Beyond transparency and accountability, the ultimate goal of open government is to empower citizens by providing them with data in a meaningful context.
The principles of open government and transparency suggest public access to information leads to scrutiny. Public scrutiny ultimately leads to accountability. Transparency and accountability together empower a public audience to weigh in on issues that matter to them, and provide an opportunity to influence decisions and hold the people making those decisions accountable.
When it comes to opening up GIS data, transparency is often cited as being a key driving factor in making that data available. But simply providing downloads for data is not enough—and in the grand scope of openness is somewhat meaningless.
Opening up GIS data is not an end but rather a means to enable appropriate decisions, scrutiny, input, and also innovation. This requires more than just a one-time cul-de-sac data download. It requires a connection to the source and context that make that data inherently more meaningful, and subsequently more powerful. Our challenge is to think beyond the data download, and expand our thinking about what open data means in the modern context of web GIS.
Why Should GIS Data Be Open?
Beyond the drivers that openness and transparency is not only a good idea, but a required checkbox in today’s government landscape, there are many reasons why opening up GIS data makes a lot of sense. It supports innovation and entrepreneurship. It facilitates communication and response, and supports better decisions. It bring together a broader community that can also contribute and participate. But looking inward, there are advantages as well. Breaking down internal information silos and amplifying the value of your GIS investments are but two.
Thinking Beyond the Download
In today’s web GIS world, open data needs to be far more than a website that offers shapefile, spreadsheet, or KML downloads. It needs to be a way that others can engage over GIS content. That content must be curated and authoritative, updated and timely. But more importantly it must be actionable—presented in ways that make sense to the user, and that enable engagement using the data.
The potential users of your open data are many—public consumers, knowledge workers in other organizations, and developers and entrepreneurs. With a broad landscape of potential users and uses, it’s vital to think beyond the download, and consider “openness” in the context of other delivery mechanisms to serve engagement.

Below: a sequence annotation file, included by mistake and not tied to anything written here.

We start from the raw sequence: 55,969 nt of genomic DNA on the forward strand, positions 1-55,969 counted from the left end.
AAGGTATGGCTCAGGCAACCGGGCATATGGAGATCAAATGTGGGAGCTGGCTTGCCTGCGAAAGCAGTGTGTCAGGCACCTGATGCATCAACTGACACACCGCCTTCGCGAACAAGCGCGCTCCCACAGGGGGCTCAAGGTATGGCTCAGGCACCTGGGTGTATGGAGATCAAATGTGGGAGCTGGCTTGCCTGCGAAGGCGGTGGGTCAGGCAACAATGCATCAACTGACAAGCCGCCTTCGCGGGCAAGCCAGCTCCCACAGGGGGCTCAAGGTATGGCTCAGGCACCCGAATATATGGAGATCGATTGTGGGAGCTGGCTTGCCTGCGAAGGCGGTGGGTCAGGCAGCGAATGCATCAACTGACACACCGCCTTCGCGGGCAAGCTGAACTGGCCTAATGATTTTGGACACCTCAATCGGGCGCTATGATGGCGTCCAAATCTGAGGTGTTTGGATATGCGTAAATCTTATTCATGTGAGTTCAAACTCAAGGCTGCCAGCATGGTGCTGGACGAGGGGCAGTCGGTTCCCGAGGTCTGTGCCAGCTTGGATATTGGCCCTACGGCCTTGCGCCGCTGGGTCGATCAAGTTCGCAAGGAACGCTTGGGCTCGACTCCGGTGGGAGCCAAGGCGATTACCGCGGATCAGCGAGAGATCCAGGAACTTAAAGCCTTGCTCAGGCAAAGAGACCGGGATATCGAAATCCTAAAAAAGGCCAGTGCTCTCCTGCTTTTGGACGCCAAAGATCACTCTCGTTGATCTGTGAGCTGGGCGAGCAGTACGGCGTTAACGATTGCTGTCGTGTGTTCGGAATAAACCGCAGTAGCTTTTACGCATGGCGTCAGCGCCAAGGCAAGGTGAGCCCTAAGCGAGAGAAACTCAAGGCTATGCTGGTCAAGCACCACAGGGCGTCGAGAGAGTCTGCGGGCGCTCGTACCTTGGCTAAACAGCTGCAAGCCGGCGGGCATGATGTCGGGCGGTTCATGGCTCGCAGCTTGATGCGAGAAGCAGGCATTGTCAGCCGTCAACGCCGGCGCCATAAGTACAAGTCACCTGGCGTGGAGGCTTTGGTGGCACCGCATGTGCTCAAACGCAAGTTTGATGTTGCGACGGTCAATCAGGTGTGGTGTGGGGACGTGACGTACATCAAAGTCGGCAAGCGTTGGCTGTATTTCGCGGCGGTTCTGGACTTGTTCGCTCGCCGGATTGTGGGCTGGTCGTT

Many Ways to Connect People with Data
Engagement can come in a variety of forms. It can be as simple as a spreadsheet or shapefile download, but that should not be a one-way street. That download should, at a minimum, include a way to subscribe to the source to learn of updates or changes once the data has been fetched.
Alternatively, that same data can also be offered as services that can be connected to directly from the source where it is maintained and updated. This is a far better approach and one that leverages and supports the web GIS ecosystem.
Building applications and information products—including Esri Story Maps—is also a way of opening up your data for engagement. While not traditionally thought of as open data, these are valuable ways not just to open your data, but more importantly, to present information in a meaningful context that will engage a broader audience.
A portal is now an inherent part of a web GIS. It serves as the central clearinghouse for engagement within your organization, to developers and entrepreneurs, and to a broader audience. It’s a relatively new but very powerful part of the ArcGIS platform. ArcGIS Open Data is another type of configurable portal that is part of your GIS organization that leverages some of the same resources in your portal to enable their use by a different audience.
Engagement, Not Openness, Is the Goal
The idea of providing open access to data in a way that engages the public is rapidly changing from something that would be nice to have to an essential element for success. The ArcGIS platform provides many opportunities to open up your data, and engage others. These include downloads, access to services, configurable apps and story maps, and all are facilitated and managed via your portal.
Regardless of which options you choose, the goal is not just to open up your data but to offer ways to interact with it, experience it, and amplify the inherent value of your work by delivering opportunities for engagement.